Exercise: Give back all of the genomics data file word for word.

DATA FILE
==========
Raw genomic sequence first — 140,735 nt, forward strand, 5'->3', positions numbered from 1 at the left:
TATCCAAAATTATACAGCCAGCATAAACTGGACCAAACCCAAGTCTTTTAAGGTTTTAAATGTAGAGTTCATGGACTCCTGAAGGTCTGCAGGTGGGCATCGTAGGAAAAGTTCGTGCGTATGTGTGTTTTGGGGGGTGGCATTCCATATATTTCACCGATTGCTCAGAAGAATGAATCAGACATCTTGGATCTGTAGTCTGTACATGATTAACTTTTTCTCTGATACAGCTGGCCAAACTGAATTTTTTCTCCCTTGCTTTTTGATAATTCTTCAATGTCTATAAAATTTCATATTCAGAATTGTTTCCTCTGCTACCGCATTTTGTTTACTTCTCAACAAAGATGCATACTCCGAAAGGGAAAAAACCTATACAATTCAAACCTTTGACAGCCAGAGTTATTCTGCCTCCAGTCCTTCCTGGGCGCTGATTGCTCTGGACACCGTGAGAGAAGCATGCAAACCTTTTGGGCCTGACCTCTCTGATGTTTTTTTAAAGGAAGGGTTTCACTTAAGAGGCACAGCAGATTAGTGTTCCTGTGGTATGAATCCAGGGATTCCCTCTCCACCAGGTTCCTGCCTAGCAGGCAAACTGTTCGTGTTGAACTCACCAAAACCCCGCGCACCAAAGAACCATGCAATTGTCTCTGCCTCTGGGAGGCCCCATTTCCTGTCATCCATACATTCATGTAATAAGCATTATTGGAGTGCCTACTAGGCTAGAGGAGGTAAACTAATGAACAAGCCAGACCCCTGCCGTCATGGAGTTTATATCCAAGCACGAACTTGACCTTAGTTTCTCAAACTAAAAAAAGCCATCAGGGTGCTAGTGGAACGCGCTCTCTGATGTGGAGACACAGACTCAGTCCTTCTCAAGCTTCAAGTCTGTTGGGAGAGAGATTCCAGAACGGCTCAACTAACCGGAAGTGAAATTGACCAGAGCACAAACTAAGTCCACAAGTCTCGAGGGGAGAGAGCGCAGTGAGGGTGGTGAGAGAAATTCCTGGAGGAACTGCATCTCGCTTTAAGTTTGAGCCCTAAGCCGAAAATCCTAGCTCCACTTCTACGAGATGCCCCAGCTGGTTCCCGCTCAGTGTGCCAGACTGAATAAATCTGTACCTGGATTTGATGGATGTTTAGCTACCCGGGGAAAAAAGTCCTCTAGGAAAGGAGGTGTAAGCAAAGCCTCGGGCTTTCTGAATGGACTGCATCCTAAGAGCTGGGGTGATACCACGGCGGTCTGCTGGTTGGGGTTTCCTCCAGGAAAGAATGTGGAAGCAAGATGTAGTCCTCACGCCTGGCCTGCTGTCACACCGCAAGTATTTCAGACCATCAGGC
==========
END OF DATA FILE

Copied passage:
Raw genomic sequence first — 140,735 nt, forward strand, 5'->3', positions numbered from 1 at the left:
TATCCAAAATTATACAGCCAGCATAAACTGGACCAAACCCAAGTCTTTTAAGGTTTTAAATGTAGAGTTCATGGACTCCTGAAGGTCTGCAGGTGGGCATCGTAGGAAAAGTTCGTGCGTATGTGTGTTTTGGGGGGTGGCATTCCATATATTTCACCGATTGCTCAGAAGAATGAATCAGACATCTTGGATCTGTAGTCTGTACATGATTAACTTTTTCTCTGATACAGCTGGCCAAACTGAATTTTTTCTCCCTTGCTTTTTGATAATTCTTCAATGTCTATAAAATTTCATATTCAGAATTGTTTCCTCTGCTACCGCATTTTGTTTACTTCTCAACAAAGATGCATACTCCGAAAGGGAAAAAACCTATACAATTCAAACCTTTGACAGCCAGAGTTATTCTGCCTCCAGTCCTTCCTGGGCGCTGATTGCTCTGGACACCGTGAGAGAAGCATGCAAACCTTTTGGGCCTGACCTCTCTGATGTTTTTTTAAAGGAAGGGTTTCACTTAAGAGGCACAGCAGATTAGTGTTCCTGTGGTATGAATCCAGGGATTCCCTCTCCACCAGGTTCCTGCCTAGCAGGCAAACTGTTCGTGTTGAACTCACCAAAACCCCGCGCACCAAAGAACCATGCAATTGTCTCTGCCTCTGGGAGGCCCCATTTCCTGTCATCCATACATTCATGTAATAAGCATTATTGGAGTGCCTACTAGGCTAGAGGAGGTAAACTAATGAACAAGCCAGACCCCTGCCGTCATGGAGTTTATATCCAAGCACGAACTTGACCTTAGTTTCTCAAACTAAAAAAAGCCATCAGGGTGCTAGTGGAACGCGCTCTCTGATGTGGAGACACAGACTCAGTCCTTCTCAAGCTTCAAGTCTGTTGGGAGAGAGATTCCAGAACGGCTCAACTAACCGGAAGTGAAATTGACCAGAGCACAAACTAAGTCCACAAGTCTCGAGGGGAGAGAGCGCAGTGAGGGTGGTGAGAGAAATTCCTGGAGGAACTGCATCTCGCTTTAAGTTTGAGCCCTAAGCCGAAAATCCTAGCTCCACTTCTACGAGATGCCCCAGCTGGTTCCCGCTCAGTGTGCCAGACTGAATAAATCTGTACCTGGATTTGATGGATGTTTAGCTACCCGGGGAAAAAAGTCCTCTAGGAAAGGAGGTGTAAGCAAAGCCTCGGGCTTTCTGAATGGACTGCATCCTAAGAGCTGGGGTGATACCACGGCGGTCTGCTGGTTGGGGTTTCCTCCAGGAAAGAATGTGGAAGCAAGATGTAGTCCTCACGCCTGGCCTGCTGTCACACCGCAAGTATTTCAGACCATCAGGC